Biogeography of deep-sea wool fall, cold seeps and hydrothermal vent Ostracoda (Crustacea), with the description of a new family and a taxonomic key to living Cytheroidea
- Biogeography of deep-sea wool fall, cold seeps and hydrothermal vent Ostracoda (Crustacea), with the description of a new family and a taxonomic key to living Cytheroidea
- Ivana Karanovic
- Deep sea; Ostracoda; Biogeography; Taxonomy; Keysercytheridae; Pacific
- Issue Date
- PERGAMON-ELSEVIER SCIENCE LTD
- DEEP-SEA RESEARCH PART II-TOPICAL STUDIES IN OCEANOGRAPHY, Volume 111, Pages 76–94
- Stimulated by finding a novel cytheroid ostracod in a piece of sunken wood retrieved from the sea-bed in the Kuril–Kamchatka Trench, we have reviewed all previously published data on ostracods from similarly ephemeral deep-sea habitats (wood falls, hydrothermal vents and cold seeps). These data are placed in the context of all data on living, deep-sea ostracods from other environments. We confirm previous authors׳ conclusions that faunas from these ephemeral habitats are similar at the generic level, and include elements common to shallow and deep habitats. However, at the species level, endemism varies from zero at cold seeps, to 35% in wood falls and 60% at hydrothermal vents, which is an indication of the relative longevity of these habitats. Non-endemic species occur also in oligotrophic, deep-sea sediments but not in shallow environments. This is in contradiction to previous assumptions that these ephemeral faunas share more species and with shallow habitats than genera with the oligotrophic, deep-sea sediments. We agree with previous authors that the dispersal strategy of wood fall, vent and seep ostracods includes hitchhiking and we propose that it also includes the ability to survive ingestion by larger, more motile animals. The homogeneity of the faunas from ephemeral habitats collected off the American continent is in stark contrast to the highly endemic fauna found in Northwestern Pacific. This suggests that the ostracods may have biogeographical patterns similar to those previously proposed for other groups of benthos. However, any proposal for a global biogeographical scheme for ostracod distributions will have to await far more comprehensive coverage from presently unstudied regions.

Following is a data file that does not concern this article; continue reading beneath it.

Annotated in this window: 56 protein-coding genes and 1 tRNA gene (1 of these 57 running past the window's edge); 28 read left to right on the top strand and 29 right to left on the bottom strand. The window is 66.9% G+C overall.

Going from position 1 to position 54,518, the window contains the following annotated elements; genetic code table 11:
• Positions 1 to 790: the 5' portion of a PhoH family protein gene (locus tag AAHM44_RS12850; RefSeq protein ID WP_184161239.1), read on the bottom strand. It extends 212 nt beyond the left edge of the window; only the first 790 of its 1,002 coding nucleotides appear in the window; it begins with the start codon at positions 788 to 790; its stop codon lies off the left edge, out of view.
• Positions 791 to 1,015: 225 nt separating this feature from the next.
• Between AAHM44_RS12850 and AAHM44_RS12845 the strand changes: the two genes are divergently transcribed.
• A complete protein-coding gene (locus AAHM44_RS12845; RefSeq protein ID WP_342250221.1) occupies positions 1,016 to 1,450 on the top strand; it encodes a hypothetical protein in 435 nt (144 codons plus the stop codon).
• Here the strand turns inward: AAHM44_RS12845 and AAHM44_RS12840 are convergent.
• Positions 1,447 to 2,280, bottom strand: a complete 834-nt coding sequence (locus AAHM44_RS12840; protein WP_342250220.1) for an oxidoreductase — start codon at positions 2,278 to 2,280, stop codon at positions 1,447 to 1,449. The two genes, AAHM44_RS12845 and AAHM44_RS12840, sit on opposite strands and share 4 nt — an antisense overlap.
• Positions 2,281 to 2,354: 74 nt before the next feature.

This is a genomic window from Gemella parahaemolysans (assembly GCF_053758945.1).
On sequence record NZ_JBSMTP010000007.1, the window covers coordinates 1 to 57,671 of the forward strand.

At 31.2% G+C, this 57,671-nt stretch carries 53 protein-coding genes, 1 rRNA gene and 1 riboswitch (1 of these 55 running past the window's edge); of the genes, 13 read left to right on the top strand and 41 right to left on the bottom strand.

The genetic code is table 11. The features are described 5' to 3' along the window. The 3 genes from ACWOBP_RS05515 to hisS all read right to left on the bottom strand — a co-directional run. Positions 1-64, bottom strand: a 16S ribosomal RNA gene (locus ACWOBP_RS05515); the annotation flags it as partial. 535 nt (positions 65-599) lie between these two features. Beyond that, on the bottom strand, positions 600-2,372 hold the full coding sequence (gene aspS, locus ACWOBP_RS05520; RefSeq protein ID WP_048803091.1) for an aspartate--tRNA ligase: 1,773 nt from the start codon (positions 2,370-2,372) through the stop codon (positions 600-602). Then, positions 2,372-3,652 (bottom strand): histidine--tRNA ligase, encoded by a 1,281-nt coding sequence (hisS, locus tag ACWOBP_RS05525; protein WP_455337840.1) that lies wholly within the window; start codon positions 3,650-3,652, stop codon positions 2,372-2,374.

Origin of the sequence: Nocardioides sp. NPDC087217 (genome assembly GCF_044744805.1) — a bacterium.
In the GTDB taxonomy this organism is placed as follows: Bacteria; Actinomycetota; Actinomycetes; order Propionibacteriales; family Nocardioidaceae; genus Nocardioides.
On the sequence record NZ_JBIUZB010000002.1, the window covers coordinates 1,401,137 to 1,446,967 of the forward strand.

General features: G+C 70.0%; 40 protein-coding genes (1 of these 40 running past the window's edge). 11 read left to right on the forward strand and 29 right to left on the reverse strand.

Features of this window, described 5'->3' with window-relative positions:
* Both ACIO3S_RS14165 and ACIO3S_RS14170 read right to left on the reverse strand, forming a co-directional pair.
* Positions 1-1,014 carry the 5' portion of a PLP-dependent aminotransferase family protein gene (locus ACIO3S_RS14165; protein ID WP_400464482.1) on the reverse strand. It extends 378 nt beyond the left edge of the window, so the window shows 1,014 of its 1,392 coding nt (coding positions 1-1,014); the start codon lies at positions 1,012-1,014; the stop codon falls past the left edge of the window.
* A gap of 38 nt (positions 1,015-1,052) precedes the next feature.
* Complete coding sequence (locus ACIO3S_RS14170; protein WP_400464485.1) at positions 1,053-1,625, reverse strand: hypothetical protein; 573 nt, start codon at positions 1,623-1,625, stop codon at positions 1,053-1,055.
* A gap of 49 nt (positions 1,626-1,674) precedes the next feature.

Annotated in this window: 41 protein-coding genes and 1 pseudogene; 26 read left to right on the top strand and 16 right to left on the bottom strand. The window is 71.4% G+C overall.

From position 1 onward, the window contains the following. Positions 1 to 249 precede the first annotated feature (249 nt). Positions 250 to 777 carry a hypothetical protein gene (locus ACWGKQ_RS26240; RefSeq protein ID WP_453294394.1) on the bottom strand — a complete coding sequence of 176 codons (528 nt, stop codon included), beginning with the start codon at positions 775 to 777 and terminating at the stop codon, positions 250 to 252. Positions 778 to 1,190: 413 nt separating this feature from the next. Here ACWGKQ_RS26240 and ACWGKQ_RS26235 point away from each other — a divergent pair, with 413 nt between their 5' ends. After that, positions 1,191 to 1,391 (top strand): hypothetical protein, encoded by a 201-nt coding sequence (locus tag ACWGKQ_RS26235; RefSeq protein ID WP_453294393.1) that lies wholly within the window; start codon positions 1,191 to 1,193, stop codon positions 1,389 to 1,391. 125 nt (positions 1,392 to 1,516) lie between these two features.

Finally, we describe and name a novel species of ostracod from the wood fall collected at a depth of 5229 m in the abyss east to the Kuril–Kamchatka Trench, Northwestern Pacific; erecting a new family Keysercytheridae fam. nov. and a new genus, Keysercythere gen. nov., to accommodate it, and name it, Keysercythere enricoi sp. nov. We present a preliminary key to all Cytheroidea families for which living representatives have been described.
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